The increased velocity at which trends churn adds pressure to produce more to keep up. While catering to the demand is important, remaining core to your brand is also imperative. If you waiver, you will loose — it’s that simple. The deeper you dig your heels in and remain true to your unique selling proposition, the greater your brand will resonate and be relevant, regardless of consumer cycles.
Two athletically-inclined brands that struggled in the early aughts have recently experienced a revival by capitalizing on basics: GAP and Champion. Gap is kicking it old school with its time-honored collegiate hoodies, while Champion is being, well, championed by another high fashion streetwear force, Vêtements.
Thanks to that endorsement, Champion was one of the most influential brands on Instagram in January, garnering a godly 6.41% engagement rate. Right before them stood FENTYXPUMA. Wait, what? Fenty x Puma, a collab between Rihanna, an urban music mainstay, and Puma, an athletic wear giant, dominated engagement in the month of January? This athletic wear popularity thing runs even deeper than we initially thought 💡.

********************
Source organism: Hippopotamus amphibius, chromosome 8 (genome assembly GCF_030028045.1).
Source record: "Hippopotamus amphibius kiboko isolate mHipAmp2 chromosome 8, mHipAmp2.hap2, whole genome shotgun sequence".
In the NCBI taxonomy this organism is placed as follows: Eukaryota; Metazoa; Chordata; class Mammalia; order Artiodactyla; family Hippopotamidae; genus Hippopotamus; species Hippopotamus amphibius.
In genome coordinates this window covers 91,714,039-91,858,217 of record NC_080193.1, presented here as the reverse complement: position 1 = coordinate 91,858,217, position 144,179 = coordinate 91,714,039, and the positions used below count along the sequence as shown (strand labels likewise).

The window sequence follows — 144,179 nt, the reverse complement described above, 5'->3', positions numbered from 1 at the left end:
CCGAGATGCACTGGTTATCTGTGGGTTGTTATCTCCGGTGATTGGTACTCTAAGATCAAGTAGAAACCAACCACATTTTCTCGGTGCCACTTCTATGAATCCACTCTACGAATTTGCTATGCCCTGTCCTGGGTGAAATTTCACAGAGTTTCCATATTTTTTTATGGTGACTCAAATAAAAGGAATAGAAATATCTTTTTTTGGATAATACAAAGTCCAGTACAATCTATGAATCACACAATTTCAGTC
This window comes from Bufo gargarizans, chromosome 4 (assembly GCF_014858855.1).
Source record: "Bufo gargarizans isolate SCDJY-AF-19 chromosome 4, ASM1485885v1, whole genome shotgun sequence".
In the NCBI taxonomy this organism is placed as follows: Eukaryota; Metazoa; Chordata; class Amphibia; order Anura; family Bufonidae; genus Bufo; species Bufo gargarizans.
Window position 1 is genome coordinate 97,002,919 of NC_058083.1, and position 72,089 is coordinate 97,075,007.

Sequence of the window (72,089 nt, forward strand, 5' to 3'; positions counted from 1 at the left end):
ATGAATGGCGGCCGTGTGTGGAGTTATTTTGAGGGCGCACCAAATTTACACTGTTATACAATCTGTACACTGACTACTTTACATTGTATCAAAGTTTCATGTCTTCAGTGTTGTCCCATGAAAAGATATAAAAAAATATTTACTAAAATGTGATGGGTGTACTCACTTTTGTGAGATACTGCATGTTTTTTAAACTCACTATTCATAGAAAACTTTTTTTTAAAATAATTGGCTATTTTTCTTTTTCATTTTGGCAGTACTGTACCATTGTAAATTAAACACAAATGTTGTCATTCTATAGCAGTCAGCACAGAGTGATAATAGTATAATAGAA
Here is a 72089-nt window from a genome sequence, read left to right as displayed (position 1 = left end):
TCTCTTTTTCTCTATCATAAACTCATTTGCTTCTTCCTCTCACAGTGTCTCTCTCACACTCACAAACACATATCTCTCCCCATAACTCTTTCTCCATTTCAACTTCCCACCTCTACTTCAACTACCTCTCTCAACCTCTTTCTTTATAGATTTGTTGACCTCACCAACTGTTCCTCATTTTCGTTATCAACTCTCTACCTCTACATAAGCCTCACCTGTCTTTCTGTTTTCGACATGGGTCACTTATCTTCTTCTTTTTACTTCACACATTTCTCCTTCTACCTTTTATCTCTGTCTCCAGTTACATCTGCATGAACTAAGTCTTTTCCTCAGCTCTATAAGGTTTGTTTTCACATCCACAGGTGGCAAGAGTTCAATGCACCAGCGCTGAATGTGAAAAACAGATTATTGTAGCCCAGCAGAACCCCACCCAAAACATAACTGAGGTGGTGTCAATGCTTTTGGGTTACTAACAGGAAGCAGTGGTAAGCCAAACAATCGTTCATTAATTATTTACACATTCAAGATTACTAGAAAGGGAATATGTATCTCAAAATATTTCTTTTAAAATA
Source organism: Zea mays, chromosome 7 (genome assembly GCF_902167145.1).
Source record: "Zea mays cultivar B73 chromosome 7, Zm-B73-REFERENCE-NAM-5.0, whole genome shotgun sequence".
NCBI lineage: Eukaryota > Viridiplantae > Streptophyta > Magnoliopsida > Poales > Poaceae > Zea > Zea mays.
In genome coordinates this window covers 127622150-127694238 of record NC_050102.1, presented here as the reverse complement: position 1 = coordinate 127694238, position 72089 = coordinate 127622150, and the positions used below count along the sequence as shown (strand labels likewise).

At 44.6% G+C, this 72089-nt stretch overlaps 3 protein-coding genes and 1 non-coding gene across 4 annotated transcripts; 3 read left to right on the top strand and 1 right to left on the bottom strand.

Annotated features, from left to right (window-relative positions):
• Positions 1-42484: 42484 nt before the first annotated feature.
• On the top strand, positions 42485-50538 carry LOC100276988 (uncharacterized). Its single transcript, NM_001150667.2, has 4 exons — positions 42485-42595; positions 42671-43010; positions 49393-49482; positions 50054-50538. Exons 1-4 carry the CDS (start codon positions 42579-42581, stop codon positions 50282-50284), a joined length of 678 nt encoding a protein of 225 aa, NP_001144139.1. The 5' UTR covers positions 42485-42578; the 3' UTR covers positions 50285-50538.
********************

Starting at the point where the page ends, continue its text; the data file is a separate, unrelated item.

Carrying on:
It’s safe to say that athletic streetwear has permeated the high fashion sector in recent years, from Givenchy and Balmain’s embracement of the Kardashians, to labels like Vêtements making a fresh splash on the scene. And there is an important lesson to be drawn from these insights. Fashion trends come and go, but human beings are creatures of habit. Tap into the three sentiments discussed above, remain consistent and blast that Tupac beat to help you stay true.
Tell us, how does your business plan on leveraging the three fundamentals discussed above? Do you own any FILA swag? Is Kanye too abrasive? Do you think you can get away with tear away pants in the office? So many questions, so little time.
Want to learn more about visual trends? Get in touch today.